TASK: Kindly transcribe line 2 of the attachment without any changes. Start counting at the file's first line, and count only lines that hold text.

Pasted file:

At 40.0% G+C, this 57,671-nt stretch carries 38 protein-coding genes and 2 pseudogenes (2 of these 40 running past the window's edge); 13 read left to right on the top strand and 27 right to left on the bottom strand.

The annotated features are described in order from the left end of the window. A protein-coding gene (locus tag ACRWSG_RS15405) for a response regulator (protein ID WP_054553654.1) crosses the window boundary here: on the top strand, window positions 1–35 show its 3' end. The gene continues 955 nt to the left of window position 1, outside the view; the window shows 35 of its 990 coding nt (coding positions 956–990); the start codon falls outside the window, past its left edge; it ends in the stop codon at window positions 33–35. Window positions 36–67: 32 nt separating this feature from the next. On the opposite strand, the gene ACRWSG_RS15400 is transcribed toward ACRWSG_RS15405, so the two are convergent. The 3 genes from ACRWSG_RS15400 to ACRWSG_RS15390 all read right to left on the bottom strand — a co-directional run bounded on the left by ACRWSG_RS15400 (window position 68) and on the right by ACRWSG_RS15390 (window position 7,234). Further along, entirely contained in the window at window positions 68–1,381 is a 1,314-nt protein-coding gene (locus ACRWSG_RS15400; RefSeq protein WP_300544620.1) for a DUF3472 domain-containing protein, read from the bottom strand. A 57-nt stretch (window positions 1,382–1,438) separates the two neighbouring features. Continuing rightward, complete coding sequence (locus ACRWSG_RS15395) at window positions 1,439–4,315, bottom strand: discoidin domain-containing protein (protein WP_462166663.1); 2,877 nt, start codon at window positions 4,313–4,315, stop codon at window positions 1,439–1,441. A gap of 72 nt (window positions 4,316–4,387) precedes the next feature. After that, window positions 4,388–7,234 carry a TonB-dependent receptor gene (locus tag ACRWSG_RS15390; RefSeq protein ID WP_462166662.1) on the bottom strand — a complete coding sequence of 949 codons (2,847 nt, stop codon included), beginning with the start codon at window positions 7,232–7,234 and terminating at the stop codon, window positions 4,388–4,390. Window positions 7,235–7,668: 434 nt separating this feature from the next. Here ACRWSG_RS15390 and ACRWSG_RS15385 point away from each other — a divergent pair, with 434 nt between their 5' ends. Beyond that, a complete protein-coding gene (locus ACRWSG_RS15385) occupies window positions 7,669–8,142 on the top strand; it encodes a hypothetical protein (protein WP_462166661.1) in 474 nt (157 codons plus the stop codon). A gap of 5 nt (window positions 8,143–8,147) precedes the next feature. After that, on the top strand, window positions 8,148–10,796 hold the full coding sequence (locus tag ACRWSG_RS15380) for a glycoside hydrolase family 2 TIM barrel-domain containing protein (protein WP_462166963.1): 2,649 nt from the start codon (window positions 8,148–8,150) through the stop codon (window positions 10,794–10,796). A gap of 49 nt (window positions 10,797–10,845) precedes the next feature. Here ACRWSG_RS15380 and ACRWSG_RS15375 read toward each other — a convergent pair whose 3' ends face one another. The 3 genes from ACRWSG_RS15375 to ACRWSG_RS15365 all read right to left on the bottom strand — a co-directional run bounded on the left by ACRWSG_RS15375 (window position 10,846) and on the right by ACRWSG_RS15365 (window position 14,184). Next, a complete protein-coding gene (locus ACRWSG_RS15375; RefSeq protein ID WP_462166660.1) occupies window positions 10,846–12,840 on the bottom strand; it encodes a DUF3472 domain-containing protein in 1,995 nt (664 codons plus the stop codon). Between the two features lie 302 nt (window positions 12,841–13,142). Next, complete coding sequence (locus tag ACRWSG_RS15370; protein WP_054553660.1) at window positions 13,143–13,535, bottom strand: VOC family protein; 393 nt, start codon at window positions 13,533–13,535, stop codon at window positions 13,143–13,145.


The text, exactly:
The annotated features are described in order from the left end of the window. A protein-coding gene (locus tag ACRWSG_RS15405) for a response regulator (protein ID WP_054553654.1) crosses the window boundary here: on the top strand, window positions 1–35 show its 3' end. The gene continues 955 nt to the left of window position 1, outside the view; the window shows 35 of its 990 coding nt (coding positions 956–990); the start codon falls outside the window, past its left edge; it ends in the stop codon at window positions 33–35. Window positions 36–67: 32 nt separating this feature from the next. On the opposite strand, the gene ACRWSG_RS15400 is transcribed toward ACRWSG_RS15405, so the two are convergent. The 3 genes from ACRWSG_RS15400 to ACRWSG_RS15390 all read right to left on the bottom strand — a co-directional run bounded on the left by ACRWSG_RS15400 (window position 68) and on the right by ACRWSG_RS15390 (window position 7,234). Further along, entirely contained in the window at window positions 68–1,381 is a 1,314-nt protein-coding gene (locus ACRWSG_RS15400; RefSeq protein WP_300544620.1) for a DUF3472 domain-containing protein, read from the bottom strand. A 57-nt stretch (window positions 1,382–1,438) separates the two neighbouring features. Continuing rightward, complete coding sequence (locus ACRWSG_RS15395) at window positions 1,439–4,315, bottom strand: discoidin domain-containing protein (protein WP_462166663.1); 2,877 nt, start codon at window positions 4,313–4,315, stop codon at window positions 1,439–1,441. A gap of 72 nt (window positions 4,316–4,387) precedes the next feature. After that, window positions 4,388–7,234 carry a TonB-dependent receptor gene (locus tag ACRWSG_RS15390; RefSeq protein ID WP_462166662.1) on the bottom strand — a complete coding sequence of 949 codons (2,847 nt, stop codon included), beginning with the start codon at window positions 7,232–7,234 and terminating at the stop codon, window positions 4,388–4,390. Window positions 7,235–7,668: 434 nt separating this feature from the next. Here ACRWSG_RS15390 and ACRWSG_RS15385 point away from each other — a divergent pair, with 434 nt between their 5' ends. Beyond that, a complete protein-coding gene (locus ACRWSG_RS15385) occupies window positions 7,669–8,142 on the top strand; it encodes a hypothetical protein (protein WP_462166661.1) in 474 nt (157 codons plus the stop codon). A gap of 5 nt (window positions 8,143–8,147) precedes the next feature. After that, on the top strand, window positions 8,148–10,796 hold the full coding sequence (locus tag ACRWSG_RS15380) for a glycoside hydrolase family 2 TIM barrel-domain containing protein (protein WP_462166963.1): 2,649 nt from the start codon (window positions 8,148–8,150) through the stop codon (window positions 10,794–10,796). A gap of 49 nt (window positions 10,797–10,845) precedes the next feature. Here ACRWSG_RS15380 and ACRWSG_RS15375 read toward each other — a convergent pair whose 3' ends face one another. The 3 genes from ACRWSG_RS15375 to ACRWSG_RS15365 all read right to left on the bottom strand — a co-directional run bounded on the left by ACRWSG_RS15375 (window position 10,846) and on the right by ACRWSG_RS15365 (window position 14,184). Next, a complete protein-coding gene (locus ACRWSG_RS15375; RefSeq protein ID WP_462166660.1) occupies window positions 10,846–12,840 on the bottom strand; it encodes a DUF3472 domain-containing protein in 1,995 nt (664 codons plus the stop codon). Between the two features lie 302 nt (window positions 12,841–13,142). Next, complete coding sequence (locus tag ACRWSG_RS15370; protein WP_054553660.1) at window positions 13,143–13,535, bottom strand: VOC family protein; 393 nt, start codon at window positions 13,533–13,535, stop codon at window positions 13,143–13,145.